Sorry!! The article you are trying to read is not available now.

Where Are Home Prices Headed? Just Look at the Supply

Print comment Post Comments
Found the chart below on Bloomberg this morning which simply shows the median price of existing homes with the supply of existing homes overlaid. Really, this is economics 101. All one needs to do to picture where home prices are headed is hold onto this chart.

While median home prices have recovered somewhat since the low made in the teeth of the initial housing bubble unwind, and were largely unchanged in July at $182,600 compared to $183,000 in July, the months' supply of houses on the market has since exploded to 12.5 months from 8.9 months, a new cycle high.

Bloomberg economist Joseph Brusuelas notes that falling home prices "will extract a psychological toil on consumers, possibly setting of a negative feedback loop." Well, no. The sentiment is correct, but what he means is that declining prices -- which are most assuredly ahead due to the surge in housing inventories -- will set off a positive feedback loop. Let me explain, because this is something people frequently misunderstand and misstate.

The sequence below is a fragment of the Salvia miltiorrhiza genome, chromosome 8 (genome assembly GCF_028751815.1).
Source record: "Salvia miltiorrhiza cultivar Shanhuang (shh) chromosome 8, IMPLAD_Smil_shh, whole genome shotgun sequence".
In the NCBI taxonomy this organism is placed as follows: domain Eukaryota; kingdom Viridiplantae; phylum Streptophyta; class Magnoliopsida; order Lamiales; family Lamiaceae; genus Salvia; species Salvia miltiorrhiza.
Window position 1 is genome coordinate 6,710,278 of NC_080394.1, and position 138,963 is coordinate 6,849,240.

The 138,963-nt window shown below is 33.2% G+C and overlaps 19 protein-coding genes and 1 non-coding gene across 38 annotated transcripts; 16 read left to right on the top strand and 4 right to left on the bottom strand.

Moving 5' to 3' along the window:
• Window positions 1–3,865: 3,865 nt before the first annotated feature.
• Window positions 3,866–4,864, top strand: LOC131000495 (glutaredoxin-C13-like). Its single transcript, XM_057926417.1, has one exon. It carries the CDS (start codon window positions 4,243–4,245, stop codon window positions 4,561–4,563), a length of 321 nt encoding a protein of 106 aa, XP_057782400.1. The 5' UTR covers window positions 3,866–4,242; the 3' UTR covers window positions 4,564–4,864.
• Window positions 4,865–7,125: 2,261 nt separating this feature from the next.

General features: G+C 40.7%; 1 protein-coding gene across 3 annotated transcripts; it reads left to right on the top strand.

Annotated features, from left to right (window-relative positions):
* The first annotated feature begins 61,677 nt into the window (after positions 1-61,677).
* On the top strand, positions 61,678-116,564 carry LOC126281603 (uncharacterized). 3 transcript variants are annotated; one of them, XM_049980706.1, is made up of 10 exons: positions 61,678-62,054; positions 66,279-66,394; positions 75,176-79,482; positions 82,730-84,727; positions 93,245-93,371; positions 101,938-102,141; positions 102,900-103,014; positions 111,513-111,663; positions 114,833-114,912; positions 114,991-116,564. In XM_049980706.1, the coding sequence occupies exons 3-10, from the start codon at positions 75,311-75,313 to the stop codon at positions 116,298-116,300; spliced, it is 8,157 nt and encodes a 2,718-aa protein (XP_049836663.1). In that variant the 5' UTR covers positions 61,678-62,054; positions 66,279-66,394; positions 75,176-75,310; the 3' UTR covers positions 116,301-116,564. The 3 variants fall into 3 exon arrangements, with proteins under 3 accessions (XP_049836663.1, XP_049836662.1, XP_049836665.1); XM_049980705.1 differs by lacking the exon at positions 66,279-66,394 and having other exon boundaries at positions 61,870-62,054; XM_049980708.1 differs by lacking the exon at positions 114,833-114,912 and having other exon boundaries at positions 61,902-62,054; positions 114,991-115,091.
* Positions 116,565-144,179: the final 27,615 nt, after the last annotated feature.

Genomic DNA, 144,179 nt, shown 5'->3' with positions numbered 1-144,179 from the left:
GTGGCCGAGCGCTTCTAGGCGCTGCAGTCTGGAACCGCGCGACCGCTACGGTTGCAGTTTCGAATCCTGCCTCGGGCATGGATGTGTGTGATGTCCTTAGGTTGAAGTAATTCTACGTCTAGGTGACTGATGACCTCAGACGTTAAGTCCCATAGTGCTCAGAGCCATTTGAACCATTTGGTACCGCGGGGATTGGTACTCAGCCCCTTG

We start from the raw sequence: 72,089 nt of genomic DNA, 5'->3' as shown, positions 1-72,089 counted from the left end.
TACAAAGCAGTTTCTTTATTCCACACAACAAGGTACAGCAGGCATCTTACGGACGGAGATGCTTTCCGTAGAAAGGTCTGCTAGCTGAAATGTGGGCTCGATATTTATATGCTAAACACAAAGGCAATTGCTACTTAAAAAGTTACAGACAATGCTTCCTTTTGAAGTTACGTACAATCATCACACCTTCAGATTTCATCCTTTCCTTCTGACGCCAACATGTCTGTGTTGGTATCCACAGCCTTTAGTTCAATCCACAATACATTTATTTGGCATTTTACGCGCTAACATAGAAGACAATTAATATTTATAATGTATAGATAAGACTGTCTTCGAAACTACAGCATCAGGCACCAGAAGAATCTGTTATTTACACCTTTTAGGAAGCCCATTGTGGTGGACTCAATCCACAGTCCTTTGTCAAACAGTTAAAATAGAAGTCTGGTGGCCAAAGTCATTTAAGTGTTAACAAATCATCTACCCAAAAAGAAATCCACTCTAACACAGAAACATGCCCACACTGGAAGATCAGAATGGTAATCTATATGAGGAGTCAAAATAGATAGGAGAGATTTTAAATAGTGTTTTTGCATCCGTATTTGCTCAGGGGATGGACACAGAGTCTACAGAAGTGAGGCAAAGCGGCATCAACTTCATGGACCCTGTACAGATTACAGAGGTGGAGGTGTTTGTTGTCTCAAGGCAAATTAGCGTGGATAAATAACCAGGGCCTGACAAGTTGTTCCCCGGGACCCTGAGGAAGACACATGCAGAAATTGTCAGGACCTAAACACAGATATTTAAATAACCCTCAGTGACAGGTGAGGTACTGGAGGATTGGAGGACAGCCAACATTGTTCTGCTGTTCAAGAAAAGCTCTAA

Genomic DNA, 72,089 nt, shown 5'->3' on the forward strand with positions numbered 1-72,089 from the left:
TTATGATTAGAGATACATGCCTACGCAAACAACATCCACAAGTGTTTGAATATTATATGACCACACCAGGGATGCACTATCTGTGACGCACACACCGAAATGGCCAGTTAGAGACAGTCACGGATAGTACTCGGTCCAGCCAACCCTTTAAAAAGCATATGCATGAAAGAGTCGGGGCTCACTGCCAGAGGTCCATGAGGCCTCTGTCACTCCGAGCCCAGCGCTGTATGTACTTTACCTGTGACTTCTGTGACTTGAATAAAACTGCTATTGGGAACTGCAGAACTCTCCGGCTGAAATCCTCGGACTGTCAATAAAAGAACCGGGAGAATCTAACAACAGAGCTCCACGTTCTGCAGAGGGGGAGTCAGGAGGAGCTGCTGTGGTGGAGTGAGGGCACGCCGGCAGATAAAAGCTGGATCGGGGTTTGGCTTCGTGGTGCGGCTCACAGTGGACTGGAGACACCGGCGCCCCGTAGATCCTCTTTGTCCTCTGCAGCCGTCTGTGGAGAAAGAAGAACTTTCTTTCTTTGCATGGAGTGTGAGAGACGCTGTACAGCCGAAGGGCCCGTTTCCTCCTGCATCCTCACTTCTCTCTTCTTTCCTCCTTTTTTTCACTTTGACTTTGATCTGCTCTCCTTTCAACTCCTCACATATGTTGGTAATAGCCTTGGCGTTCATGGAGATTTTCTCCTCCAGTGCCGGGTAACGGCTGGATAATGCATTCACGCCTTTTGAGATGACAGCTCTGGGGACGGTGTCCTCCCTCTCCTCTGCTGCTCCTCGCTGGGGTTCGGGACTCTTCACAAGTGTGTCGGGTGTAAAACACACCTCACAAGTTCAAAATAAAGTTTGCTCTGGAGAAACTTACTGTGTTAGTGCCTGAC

When a system undergoes a disruption, a positive feedback loop will exacerbate the disruption and increase the magnitude of it. This can be expressed as follows: X produces more of Y, which in turn produces more of X. A negative feedback loop, on the other hand, occurs when something within the system acts to oppose the changes or disruptions. For example, the federal government hoped to initiate a negative feedback loop by providing a temporary federal tax credit for home buyers. That temporarily dampened the decline in sales and prices.

So, now that the tax credits have expired and inventories the rising causing prices to decline, the risk to the housing system is that a positive feedback loop develops, eventually spilling over to the general economy as consumers, as they grow accustomed to the psychology of declining real estate asset prices, come to expect declining prices more broadly, thus creating more deflation by postponing consumption to wait for lower asset prices.

POSITION:  No positions in stocks mentioned.